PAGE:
[ Parent ]

It is interesting that Denmark, which did not enter the EMU, maintained strong growth in real hourly earnings and has not been damaged nearly as much by the crisis as some of the EMU nations.

Denmark has pegged its krona to the euro. This is a silly argument.


First, the nations' leaders agree to surrender their currency sovereignty - they didn't have to but chose to. They largely mislead their citizens with spurious arguments about optimal currency areas and the rest of the sophistry that the neo-liberal economists happily fed them.

They had no currency sovereignty to start with. Monetary policies were driven by the Bundesbank's already (under the watchful eye of the markets) - today the ECB has policies that are designed for the whole area - somehow nobody remembers when the Germans were complaining that the ECB policy was too tight for them...


Fifth, when the whole things meltdowns due to its design and the German strategy, the nations which are now in extreme crisis are told they have to introduce harsh pro-cyclical fiscal policies to savage living standards of their citizens.

As if the current crisis had anything to do with the eurozone and was not caused by the global meltdown and, now, worries about public debt started in the US and UK that somehow end up blaming the Greeks and the euros.

So, bah.

Again: don't trust anything written in English about Europe or the euro.

In the long run, we're all dead. John Maynard Keynes

by Jerome a Paris (etg@eurotrib.com) on Thu Feb 11th, 2010 at 02:45:20 PM EST
[ Parent ]
The Nordics in the global crisis | VoxEU
The Nordics have all had different monetary regimes since the euro. Given their similarity in other respects, a comparison of Finland and Sweden is especially interesting. It is almost a laboratory experiment. Sweden has a floating exchange rate and an independent central bank geared to price stability, while Finland is part of the Eurozone. Who has made the better choice?

The krona was mostly stable and developments in Finland and Sweden were strikingly similar during the first decade of the euro. Once the crisis erupted, however, the krona fell significantly relative to the euro, thereby strengthening the price competitiveness of Sweden relative to Finland and the euro area. One might expect this to help Sweden come through the crisis at less cost than Finland, arguably benefitting at the expense of its neighbour by capturing market shares.

The decline in exports and output in 2009 was indeed smaller in Sweden than in Finland, and GDP growth is forecast to be somewhat faster. However, the differences do not seem large. Also, manufacturing output shows little response to the change in competitiveness, and unemployment is rising in parallel with developments in Finland.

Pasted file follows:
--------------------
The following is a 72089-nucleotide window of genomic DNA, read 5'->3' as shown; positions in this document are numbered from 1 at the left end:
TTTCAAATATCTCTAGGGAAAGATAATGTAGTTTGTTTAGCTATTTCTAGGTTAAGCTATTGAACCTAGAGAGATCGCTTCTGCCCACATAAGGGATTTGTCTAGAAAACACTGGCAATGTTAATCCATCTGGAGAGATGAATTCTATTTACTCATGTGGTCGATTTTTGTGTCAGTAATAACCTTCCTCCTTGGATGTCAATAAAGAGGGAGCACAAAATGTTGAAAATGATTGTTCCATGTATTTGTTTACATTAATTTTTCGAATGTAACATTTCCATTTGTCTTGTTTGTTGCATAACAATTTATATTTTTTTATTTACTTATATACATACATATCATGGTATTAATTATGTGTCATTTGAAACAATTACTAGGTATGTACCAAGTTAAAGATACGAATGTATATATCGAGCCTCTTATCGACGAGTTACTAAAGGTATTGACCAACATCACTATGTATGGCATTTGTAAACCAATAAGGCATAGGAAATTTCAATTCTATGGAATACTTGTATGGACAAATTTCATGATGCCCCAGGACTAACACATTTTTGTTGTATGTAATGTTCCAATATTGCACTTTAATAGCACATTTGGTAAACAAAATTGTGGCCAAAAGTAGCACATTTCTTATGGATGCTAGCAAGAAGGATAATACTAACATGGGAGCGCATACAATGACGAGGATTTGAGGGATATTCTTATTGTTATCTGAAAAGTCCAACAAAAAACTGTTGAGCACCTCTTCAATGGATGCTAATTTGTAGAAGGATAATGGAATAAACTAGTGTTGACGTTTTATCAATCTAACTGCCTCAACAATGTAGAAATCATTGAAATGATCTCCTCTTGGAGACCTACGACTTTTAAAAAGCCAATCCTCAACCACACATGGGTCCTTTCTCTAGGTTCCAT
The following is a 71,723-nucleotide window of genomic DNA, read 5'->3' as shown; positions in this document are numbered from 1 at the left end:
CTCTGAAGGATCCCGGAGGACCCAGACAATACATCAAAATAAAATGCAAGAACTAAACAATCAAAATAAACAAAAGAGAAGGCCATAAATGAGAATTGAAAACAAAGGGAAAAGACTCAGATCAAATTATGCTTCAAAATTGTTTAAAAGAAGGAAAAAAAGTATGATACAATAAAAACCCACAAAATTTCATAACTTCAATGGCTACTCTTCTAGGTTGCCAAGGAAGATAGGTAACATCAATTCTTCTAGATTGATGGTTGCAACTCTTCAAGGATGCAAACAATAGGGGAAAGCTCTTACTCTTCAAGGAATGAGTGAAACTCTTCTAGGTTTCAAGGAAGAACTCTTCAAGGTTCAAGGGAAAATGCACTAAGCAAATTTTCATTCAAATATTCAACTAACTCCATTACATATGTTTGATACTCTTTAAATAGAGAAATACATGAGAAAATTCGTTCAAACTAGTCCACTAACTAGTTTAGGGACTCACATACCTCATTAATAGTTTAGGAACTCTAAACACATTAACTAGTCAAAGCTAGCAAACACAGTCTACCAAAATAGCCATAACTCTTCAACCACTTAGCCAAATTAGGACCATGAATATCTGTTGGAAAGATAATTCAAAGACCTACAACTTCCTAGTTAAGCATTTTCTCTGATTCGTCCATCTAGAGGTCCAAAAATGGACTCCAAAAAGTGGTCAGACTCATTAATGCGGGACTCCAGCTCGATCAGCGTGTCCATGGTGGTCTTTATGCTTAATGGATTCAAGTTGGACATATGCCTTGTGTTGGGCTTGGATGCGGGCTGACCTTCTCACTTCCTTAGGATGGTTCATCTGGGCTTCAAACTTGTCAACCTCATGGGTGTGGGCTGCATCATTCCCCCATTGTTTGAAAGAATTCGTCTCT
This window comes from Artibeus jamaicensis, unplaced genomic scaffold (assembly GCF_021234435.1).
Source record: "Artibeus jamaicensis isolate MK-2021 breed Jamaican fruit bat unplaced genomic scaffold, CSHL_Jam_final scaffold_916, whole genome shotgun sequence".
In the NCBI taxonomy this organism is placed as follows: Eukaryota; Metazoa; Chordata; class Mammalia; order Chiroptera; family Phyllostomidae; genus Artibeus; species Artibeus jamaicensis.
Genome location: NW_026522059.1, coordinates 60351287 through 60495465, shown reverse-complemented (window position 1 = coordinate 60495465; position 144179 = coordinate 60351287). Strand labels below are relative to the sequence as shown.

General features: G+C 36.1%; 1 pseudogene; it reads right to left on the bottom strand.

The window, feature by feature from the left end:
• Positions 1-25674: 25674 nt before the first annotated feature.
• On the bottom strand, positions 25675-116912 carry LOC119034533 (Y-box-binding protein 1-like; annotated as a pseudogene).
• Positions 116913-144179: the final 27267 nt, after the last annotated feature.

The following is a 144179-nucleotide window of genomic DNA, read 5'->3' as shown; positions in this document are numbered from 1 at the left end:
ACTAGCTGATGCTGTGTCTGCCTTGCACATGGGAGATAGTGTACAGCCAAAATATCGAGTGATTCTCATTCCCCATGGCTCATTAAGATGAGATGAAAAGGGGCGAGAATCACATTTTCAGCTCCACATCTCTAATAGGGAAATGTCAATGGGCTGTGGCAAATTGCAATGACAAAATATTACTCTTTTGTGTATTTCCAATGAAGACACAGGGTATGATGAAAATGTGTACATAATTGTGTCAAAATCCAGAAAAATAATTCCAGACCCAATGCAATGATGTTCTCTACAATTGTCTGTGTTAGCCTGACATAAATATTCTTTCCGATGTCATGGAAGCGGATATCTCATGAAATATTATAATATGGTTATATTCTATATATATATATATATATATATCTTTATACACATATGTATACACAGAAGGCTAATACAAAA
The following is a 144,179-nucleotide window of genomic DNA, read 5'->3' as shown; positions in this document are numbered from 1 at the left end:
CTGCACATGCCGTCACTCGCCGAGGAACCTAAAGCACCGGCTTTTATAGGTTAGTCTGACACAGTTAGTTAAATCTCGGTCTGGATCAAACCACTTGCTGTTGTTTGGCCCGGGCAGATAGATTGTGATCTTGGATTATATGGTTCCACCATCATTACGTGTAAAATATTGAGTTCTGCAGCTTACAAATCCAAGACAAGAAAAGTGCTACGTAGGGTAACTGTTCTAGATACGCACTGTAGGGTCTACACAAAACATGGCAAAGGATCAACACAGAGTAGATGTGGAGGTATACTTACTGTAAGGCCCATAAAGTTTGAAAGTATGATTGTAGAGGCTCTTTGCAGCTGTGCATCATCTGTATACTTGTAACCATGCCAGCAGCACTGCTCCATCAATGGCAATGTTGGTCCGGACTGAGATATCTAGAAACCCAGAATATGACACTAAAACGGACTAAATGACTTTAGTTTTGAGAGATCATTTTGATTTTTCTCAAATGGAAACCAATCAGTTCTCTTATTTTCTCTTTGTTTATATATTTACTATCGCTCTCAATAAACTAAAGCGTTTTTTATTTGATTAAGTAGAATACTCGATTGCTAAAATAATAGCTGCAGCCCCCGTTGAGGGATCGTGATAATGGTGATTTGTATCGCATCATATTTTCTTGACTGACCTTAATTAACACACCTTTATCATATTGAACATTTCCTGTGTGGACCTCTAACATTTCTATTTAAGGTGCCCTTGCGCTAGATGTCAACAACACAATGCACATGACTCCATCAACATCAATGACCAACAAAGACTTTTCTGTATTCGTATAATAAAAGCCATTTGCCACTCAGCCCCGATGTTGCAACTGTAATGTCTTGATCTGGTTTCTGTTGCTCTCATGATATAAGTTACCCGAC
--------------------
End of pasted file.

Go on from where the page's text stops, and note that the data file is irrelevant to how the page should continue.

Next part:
Either the effects of the improved competitiveness are relatively modest or the lags are long, or a depreciation of a floating currency has less effect on export and output volumes than a devaluation of a pegged currency used to have. What is clear is that the floating exchange rate does not insulate an economy from external shocks, and the economic differences between the two exchange rate regimes seem smaller than often claimed in the heated debate about the Eurozone.



"Ce qui vient au monde pour ne rien troubler ne mérite ni égards ni patience." René Char
by Melanchthon on Thu Feb 11th, 2010 at 04:28:08 PM EST
[ Parent ]
That's only because Sweden is a net exporter.

If it were a net importer, Sweden's foreign debt would have blown up with the falling Krona.

En un viejo país ineficiente, algo así como España entre dos guerras civiles, poseer una casa y poca hacienda y memoria ninguna. -- Gil de Biedma

by Migeru (migeru at eurotrib dot com) on Thu Feb 11th, 2010 at 04:32:03 PM EST
[ Parent ]
Yes, but what they say is, despite being a net exporter, the falling Krona didn't boost the Swedish economy as the dominant theory narrative claims...

"Ce qui vient au monde pour ne rien troubler ne mérite ni égards ni patience." René Char
by Melanchthon on Thu Feb 11th, 2010 at 05:12:01 PM EST
[ Parent ]
Denmark has pegged its krona to the euro.

And, more importantly, so has the Bundesbank.

The DKK is overvalued (based on my experience with the relative purchasing power of DKK and €, it should be trading at roughly €:DKK 1:10 rather than 1:7.5) and we have a structural current accounts problem, so it's not so much a case of Nationalbanken pegging to the € as the Bundesbank guaranteeing the DKK.

(Of course the picture is complicated somewhat by the oil revenues which permit us to maintain what looks like a balancing foreign trade when we are actually selling out our assets hand over fist.)

- Jake

Friends come and go. Enemies accumulate.

by JakeS (JangoSierra 'at' gmail 'dot' com) on Thu Feb 11th, 2010 at 06:54:34 PM EST
[ Parent ]